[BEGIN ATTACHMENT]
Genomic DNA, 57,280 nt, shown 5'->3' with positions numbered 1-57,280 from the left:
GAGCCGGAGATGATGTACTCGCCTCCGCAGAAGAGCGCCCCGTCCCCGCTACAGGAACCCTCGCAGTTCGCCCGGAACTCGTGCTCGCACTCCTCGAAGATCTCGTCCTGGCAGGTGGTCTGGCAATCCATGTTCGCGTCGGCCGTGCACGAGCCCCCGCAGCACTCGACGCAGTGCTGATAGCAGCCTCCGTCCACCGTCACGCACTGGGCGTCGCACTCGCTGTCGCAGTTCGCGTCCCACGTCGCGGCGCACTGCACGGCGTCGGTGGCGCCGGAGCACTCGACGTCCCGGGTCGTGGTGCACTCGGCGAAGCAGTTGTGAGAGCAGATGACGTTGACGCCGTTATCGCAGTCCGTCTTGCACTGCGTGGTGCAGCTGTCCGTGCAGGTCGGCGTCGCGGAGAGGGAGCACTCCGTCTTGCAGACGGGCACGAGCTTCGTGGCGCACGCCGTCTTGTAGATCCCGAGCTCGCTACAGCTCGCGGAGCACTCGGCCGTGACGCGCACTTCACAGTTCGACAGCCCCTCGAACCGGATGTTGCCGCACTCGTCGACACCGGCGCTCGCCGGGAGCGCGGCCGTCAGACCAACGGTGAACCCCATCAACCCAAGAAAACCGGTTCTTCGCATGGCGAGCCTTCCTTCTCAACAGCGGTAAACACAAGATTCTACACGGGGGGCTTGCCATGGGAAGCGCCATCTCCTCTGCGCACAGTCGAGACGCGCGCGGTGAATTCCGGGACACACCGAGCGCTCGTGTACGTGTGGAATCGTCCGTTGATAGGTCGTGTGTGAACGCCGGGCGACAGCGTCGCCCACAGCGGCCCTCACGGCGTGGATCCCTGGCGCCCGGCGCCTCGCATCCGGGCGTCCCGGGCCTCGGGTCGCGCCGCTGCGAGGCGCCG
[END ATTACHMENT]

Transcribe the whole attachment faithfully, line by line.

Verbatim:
Genomic DNA, 57,280 nt, shown 5'->3' with positions numbered 1-57,280 from the left:
GAGCCGGAGATGATGTACTCGCCTCCGCAGAAGAGCGCCCCGTCCCCGCTACAGGAACCCTCGCAGTTCGCCCGGAACTCGTGCTCGCACTCCTCGAAGATCTCGTCCTGGCAGGTGGTCTGGCAATCCATGTTCGCGTCGGCCGTGCACGAGCCCCCGCAGCACTCGACGCAGTGCTGATAGCAGCCTCCGTCCACCGTCACGCACTGGGCGTCGCACTCGCTGTCGCAGTTCGCGTCCCACGTCGCGGCGCACTGCACGGCGTCGGTGGCGCCGGAGCACTCGACGTCCCGGGTCGTGGTGCACTCGGCGAAGCAGTTGTGAGAGCAGATGACGTTGACGCCGTTATCGCAGTCCGTCTTGCACTGCGTGGTGCAGCTGTCCGTGCAGGTCGGCGTCGCGGAGAGGGAGCACTCCGTCTTGCAGACGGGCACGAGCTTCGTGGCGCACGCCGTCTTGTAGATCCCGAGCTCGCTACAGCTCGCGGAGCACTCGGCCGTGACGCGCACTTCACAGTTCGACAGCCCCTCGAACCGGATGTTGCCGCACTCGTCGACACCGGCGCTCGCCGGGAGCGCGGCCGTCAGACCAACGGTGAACCCCATCAACCCAAGAAAACCGGTTCTTCGCATGGCGAGCCTTCCTTCTCAACAGCGGTAAACACAAGATTCTACACGGGGGGCTTGCCATGGGAAGCGCCATCTCCTCTGCGCACAGTCGAGACGCGCGCGGTGAATTCCGGGACACACCGAGCGCTCGTGTACGTGTGGAATCGTCCGTTGATAGGTCGTGTGTGAACGCCGGGCGACAGCGTCGCCCACAGCGGCCCTCACGGCGTGGATCCCTGGCGCCCGGCGCCTCGCATCCGGGCGTCCCGGGCCTCGGGTCGCGCCGCTGCGAGGCGCCG